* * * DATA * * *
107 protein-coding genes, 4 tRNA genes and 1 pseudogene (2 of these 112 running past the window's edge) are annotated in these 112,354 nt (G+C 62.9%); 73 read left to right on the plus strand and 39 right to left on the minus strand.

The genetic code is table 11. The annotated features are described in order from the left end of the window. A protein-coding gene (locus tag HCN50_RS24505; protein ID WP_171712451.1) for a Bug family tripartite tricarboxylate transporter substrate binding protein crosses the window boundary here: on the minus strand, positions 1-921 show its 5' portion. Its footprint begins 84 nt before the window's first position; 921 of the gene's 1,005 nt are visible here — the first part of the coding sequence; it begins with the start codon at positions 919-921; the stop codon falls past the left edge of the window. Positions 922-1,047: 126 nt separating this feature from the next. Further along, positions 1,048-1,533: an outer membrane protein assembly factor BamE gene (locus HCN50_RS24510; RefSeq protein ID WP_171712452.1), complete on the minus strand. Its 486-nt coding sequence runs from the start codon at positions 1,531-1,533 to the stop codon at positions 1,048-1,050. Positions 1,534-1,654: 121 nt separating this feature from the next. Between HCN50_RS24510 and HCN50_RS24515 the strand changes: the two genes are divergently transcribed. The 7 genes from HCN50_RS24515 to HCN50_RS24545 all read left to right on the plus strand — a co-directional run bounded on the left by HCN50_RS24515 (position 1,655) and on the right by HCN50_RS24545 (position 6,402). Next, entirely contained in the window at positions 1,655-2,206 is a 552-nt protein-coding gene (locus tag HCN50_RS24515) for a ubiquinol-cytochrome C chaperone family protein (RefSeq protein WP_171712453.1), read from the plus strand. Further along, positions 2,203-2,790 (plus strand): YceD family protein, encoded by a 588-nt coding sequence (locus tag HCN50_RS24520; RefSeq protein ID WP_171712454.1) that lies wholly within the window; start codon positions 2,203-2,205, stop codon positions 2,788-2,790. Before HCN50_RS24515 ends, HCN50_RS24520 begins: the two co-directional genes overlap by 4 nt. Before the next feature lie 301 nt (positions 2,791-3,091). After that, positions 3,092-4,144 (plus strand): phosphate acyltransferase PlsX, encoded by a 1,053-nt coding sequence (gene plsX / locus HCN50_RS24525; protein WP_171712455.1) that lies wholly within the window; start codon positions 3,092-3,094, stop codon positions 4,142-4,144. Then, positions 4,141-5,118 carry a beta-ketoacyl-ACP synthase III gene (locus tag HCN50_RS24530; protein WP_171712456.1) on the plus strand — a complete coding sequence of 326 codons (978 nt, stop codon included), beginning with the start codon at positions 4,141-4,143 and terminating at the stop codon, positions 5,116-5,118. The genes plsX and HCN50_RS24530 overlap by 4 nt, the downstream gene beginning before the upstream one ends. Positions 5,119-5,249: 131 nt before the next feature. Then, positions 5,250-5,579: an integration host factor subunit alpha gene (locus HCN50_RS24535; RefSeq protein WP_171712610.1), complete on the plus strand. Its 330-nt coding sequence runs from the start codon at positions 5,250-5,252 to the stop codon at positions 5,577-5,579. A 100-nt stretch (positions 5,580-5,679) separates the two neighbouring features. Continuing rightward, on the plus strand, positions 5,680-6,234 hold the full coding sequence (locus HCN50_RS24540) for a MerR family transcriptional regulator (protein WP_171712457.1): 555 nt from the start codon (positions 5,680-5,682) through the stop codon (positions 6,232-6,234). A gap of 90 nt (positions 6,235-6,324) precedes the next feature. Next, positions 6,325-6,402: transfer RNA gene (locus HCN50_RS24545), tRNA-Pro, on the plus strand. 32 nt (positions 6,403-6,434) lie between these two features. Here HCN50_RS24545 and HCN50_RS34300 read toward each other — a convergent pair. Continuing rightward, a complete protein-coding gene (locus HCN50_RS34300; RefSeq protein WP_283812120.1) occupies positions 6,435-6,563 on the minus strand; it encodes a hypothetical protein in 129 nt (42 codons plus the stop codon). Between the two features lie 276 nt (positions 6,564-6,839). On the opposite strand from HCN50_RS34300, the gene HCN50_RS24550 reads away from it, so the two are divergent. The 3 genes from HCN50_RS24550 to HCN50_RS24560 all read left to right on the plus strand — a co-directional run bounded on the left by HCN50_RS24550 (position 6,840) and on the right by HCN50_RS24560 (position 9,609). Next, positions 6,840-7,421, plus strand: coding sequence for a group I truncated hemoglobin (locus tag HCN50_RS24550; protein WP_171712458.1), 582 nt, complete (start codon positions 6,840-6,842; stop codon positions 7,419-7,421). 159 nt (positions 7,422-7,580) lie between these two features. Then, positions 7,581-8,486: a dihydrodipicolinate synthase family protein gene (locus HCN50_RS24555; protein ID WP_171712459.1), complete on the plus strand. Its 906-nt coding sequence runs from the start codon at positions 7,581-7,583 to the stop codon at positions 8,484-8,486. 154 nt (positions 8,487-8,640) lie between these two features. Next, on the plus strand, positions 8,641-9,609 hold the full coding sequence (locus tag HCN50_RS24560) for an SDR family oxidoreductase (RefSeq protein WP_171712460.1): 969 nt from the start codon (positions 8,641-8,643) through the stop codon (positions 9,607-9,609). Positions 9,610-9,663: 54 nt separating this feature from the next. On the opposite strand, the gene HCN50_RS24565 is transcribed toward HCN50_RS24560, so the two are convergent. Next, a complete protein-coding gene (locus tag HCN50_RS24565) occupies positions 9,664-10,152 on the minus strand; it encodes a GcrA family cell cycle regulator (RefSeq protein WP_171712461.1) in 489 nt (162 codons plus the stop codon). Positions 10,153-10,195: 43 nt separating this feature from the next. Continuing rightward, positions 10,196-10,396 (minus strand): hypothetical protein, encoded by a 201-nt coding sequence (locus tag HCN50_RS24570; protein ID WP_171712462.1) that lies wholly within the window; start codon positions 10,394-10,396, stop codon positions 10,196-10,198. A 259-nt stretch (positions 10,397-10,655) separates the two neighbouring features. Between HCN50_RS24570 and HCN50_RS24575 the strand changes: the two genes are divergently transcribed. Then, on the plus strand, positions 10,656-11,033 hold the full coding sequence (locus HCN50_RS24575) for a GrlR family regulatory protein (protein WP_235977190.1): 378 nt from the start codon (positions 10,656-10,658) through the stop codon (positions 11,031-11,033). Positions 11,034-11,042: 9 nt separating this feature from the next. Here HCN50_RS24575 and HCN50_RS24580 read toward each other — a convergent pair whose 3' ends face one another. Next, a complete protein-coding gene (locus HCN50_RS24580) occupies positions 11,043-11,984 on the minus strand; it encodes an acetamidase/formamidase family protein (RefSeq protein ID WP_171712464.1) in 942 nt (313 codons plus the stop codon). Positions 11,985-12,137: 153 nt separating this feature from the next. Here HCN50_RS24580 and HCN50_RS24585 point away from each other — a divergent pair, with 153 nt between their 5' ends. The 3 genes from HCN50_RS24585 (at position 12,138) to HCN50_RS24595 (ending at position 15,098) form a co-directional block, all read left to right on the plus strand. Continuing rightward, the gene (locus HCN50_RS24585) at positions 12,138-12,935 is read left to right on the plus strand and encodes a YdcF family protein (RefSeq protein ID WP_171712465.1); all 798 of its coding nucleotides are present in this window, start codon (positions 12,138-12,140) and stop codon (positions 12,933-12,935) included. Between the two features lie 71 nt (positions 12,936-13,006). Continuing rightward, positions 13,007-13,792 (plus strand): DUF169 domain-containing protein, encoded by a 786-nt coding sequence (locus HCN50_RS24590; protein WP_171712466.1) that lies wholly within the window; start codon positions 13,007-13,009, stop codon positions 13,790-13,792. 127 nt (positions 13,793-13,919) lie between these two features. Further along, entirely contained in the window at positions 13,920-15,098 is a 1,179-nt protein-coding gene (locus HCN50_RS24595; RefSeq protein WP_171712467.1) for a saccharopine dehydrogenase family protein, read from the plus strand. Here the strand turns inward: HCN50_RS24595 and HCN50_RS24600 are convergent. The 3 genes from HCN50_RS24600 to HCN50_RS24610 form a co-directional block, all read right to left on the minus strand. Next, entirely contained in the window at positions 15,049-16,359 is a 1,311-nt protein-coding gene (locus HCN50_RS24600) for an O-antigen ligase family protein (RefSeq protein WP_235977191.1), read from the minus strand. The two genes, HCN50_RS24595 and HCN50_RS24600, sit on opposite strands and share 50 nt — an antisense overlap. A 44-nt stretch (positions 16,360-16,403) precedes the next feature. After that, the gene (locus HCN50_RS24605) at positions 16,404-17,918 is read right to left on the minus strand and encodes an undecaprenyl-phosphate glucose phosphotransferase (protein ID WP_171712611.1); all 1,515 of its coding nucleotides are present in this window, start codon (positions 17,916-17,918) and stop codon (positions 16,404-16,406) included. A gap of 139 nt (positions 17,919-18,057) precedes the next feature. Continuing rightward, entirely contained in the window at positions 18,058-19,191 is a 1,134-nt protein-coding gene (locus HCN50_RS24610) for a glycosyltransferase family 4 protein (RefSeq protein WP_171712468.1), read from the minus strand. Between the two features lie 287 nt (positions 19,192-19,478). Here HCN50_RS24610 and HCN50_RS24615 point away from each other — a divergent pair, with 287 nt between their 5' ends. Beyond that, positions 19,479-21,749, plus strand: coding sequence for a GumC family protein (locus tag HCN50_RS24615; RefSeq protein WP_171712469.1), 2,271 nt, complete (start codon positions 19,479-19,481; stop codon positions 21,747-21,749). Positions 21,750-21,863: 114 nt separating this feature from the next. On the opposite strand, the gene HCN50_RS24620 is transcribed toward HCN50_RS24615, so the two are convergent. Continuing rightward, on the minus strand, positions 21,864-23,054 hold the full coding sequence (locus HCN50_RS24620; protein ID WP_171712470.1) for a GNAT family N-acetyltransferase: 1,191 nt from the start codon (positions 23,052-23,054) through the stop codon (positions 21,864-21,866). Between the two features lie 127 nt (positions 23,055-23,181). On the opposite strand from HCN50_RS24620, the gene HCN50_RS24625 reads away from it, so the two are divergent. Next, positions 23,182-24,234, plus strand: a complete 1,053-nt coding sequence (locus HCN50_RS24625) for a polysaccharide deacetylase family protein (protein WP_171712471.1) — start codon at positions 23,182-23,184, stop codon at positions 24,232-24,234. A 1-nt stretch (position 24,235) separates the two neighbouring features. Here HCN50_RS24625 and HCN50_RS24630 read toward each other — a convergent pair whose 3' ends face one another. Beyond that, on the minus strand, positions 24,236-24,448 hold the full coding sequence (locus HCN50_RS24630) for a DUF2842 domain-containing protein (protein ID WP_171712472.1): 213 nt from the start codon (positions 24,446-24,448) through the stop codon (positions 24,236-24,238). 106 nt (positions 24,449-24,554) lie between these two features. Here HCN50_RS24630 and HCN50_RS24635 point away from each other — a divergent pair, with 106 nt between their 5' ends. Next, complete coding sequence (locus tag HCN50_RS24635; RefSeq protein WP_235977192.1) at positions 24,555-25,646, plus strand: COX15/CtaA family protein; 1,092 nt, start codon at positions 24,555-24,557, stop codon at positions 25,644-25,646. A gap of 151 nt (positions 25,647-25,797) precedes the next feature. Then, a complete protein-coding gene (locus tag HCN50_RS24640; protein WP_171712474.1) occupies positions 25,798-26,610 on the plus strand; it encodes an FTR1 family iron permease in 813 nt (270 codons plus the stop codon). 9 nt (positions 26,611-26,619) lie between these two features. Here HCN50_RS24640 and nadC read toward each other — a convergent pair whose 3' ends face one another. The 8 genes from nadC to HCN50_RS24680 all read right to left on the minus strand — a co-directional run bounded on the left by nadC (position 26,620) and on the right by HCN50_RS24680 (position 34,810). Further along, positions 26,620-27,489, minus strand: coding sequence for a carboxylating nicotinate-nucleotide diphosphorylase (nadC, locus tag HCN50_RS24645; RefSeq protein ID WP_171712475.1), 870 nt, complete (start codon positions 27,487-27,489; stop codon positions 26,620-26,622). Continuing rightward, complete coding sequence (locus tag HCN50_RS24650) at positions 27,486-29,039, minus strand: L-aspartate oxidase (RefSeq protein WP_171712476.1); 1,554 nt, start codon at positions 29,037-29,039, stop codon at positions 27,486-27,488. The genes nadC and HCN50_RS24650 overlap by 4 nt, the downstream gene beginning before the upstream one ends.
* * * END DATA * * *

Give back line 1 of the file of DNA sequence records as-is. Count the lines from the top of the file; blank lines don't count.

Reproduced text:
107 protein-coding genes, 4 tRNA genes and 1 pseudogene (2 of these 112 running past the window's edge) are annotated in these 112,354 nt (G+C 62.9%); 73 read left to right on the plus strand and 39 right to left on the minus strand.